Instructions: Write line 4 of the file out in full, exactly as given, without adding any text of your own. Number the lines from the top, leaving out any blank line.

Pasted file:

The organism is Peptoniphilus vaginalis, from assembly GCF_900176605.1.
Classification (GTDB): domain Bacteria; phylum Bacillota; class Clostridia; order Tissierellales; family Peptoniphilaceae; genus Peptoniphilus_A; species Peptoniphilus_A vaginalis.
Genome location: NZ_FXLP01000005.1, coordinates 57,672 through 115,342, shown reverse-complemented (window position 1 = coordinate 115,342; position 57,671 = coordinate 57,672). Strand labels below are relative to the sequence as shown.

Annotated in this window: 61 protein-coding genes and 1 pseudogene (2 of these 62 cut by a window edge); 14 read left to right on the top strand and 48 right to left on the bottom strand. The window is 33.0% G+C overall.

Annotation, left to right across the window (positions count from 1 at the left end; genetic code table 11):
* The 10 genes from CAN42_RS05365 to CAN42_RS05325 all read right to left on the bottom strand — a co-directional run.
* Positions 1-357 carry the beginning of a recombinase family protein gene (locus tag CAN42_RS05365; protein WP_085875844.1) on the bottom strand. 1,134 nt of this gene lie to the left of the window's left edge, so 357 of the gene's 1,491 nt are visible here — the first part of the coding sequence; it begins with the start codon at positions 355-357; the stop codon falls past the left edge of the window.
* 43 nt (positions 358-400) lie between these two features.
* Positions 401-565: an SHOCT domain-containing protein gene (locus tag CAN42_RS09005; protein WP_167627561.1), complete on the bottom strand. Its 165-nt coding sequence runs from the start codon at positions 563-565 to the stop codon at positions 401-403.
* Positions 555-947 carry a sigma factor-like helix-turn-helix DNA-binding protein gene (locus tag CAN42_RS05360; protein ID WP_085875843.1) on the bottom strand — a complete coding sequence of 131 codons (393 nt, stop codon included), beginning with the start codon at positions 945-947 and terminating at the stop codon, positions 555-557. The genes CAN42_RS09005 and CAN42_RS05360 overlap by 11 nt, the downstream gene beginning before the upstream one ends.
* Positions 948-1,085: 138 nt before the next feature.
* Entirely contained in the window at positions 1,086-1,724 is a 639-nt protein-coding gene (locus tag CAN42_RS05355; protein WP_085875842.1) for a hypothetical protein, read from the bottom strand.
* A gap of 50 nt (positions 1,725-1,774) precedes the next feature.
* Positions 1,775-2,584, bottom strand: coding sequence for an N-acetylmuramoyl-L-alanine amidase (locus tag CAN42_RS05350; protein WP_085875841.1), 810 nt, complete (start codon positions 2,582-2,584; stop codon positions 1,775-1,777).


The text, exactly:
Annotated in this window: 61 protein-coding genes and 1 pseudogene (2 of these 62 cut by a window edge); 14 read left to right on the top strand and 48 right to left on the bottom strand. The window is 33.0% G+C overall.